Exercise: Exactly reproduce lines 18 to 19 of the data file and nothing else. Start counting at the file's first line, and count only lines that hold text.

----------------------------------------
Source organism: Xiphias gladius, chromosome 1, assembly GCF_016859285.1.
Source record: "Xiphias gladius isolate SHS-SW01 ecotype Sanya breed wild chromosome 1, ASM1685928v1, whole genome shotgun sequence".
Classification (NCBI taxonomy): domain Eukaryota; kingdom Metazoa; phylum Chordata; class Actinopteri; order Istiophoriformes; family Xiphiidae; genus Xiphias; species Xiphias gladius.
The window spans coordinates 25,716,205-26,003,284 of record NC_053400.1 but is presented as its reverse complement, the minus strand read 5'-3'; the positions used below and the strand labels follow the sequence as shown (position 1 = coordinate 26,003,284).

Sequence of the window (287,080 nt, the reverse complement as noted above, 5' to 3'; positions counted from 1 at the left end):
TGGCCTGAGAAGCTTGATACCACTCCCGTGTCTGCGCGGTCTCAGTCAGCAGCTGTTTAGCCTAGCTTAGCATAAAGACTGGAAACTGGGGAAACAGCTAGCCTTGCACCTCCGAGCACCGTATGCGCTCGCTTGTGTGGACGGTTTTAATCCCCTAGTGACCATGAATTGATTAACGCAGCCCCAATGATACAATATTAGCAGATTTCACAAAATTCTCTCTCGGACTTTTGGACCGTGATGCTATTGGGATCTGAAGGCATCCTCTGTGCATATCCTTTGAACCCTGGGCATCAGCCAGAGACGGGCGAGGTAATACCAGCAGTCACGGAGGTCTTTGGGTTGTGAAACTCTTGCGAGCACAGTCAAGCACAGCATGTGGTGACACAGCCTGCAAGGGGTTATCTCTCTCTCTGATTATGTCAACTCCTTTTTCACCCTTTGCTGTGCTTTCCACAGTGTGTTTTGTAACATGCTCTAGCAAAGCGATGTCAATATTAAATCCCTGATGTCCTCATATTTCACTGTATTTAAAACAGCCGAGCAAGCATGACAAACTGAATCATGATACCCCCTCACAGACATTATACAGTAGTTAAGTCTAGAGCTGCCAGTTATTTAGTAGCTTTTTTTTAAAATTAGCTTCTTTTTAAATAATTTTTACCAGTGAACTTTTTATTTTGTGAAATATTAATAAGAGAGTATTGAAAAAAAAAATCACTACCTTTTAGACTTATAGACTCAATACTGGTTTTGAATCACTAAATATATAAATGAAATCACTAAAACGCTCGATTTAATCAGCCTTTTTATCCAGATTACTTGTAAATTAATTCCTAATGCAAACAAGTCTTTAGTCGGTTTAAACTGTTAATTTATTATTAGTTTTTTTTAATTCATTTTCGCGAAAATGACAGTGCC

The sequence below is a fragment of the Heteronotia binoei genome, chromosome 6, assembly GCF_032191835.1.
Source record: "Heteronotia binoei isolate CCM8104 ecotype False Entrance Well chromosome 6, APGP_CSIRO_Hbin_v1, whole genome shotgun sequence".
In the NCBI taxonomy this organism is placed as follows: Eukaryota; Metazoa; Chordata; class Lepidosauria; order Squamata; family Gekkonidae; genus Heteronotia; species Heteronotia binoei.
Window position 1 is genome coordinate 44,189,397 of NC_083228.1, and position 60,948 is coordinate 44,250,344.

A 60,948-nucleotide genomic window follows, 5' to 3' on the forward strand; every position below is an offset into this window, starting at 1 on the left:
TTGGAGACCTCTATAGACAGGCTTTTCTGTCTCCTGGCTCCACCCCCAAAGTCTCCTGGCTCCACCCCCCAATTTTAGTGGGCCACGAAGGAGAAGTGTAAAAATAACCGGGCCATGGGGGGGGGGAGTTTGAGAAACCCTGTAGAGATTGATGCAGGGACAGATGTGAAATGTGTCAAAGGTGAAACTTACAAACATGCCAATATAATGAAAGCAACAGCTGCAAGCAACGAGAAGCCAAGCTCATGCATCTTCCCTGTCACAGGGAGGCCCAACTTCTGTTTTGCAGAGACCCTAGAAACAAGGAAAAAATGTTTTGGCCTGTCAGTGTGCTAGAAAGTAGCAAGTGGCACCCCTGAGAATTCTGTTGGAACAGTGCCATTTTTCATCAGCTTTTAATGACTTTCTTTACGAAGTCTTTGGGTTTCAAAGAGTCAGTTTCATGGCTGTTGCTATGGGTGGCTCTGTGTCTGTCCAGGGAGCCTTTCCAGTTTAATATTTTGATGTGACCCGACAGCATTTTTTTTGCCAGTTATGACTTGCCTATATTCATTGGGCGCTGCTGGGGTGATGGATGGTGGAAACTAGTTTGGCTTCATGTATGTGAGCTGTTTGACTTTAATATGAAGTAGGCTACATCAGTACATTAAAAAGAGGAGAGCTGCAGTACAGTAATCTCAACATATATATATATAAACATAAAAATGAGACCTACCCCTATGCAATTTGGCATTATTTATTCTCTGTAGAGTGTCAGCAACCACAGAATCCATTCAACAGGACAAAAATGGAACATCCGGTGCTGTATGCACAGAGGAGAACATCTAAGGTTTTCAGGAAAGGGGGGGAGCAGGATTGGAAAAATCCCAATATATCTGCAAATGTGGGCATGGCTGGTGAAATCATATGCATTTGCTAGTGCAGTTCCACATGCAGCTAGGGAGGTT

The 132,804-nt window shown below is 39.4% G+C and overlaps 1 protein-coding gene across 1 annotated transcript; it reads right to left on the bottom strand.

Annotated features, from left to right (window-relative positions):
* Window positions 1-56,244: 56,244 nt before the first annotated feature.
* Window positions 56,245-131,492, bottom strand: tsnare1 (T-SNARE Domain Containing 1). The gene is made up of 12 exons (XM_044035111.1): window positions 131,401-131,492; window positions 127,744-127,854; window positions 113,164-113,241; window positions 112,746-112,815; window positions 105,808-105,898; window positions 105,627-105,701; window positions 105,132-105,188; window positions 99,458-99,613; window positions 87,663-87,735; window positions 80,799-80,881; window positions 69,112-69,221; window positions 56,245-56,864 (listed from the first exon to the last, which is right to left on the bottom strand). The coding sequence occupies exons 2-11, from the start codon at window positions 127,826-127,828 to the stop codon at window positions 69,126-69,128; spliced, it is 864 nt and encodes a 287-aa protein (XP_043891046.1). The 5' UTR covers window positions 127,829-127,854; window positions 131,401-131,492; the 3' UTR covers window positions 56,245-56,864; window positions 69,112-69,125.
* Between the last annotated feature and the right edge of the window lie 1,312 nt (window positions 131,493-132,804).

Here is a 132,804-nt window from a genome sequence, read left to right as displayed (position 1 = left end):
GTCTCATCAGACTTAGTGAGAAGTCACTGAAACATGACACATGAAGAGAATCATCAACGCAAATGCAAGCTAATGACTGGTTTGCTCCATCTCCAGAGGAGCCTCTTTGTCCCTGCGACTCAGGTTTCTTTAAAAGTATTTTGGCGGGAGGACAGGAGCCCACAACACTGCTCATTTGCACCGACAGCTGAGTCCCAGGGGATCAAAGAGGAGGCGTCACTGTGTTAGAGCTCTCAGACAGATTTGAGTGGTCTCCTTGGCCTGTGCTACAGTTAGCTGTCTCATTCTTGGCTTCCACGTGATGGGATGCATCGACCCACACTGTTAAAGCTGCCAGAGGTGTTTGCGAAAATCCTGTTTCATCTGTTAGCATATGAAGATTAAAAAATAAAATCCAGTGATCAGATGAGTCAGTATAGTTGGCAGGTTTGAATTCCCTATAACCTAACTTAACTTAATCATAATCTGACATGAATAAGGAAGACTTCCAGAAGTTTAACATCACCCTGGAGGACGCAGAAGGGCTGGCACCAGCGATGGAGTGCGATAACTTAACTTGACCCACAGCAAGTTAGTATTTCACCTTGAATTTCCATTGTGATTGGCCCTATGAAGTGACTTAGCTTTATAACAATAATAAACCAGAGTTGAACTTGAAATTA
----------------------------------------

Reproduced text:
Here is a 132,804-nt window from a genome sequence, read left to right as displayed (position 1 = left end):
GTCTCATCAGACTTAGTGAGAAGTCACTGAAACATGACACATGAAGAGAATCATCAACGCAAATGCAAGCTAATGACTGGTTTGCTCCATCTCCAGAGGAGCCTCTTTGTCCCTGCGACTCAGGTTTCTTTAAAAGTATTTTGGCGGGAGGACAGGAGCCCACAACACTGCTCATTTGCACCGACAGCTGAGTCCCAGGGGATCAAAGAGGAGGCGTCACTGTGTTAGAGCTCTCAGACAGATTTGAGTGGTCTCCTTGGCCTGTGCTACAGTTAGCTGTCTCATTCTTGGCTTCCACGTGATGGGATGCATCGACCCACACTGTTAAAGCTGCCAGAGGTGTTTGCGAAAATCCTGTTTCATCTGTTAGCATATGAAGATTAAAAAATAAAATCCAGTGATCAGATGAGTCAGTATAGTTGGCAGGTTTGAATTCCCTATAACCTAACTTAACTTAATCATAATCTGACATGAATAAGGAAGACTTCCAGAAGTTTAACATCACCCTGGAGGACGCAGAAGGGCTGGCACCAGCGATGGAGTGCGATAACTTAACTTGACCCACAGCAAGTTAGTATTTCACCTTGAATTTCCATTGTGATTGGCCCTATGAAGTGACTTAGCTTTATAACAATAATAAACCAGAGTTGAACTTGAAATTA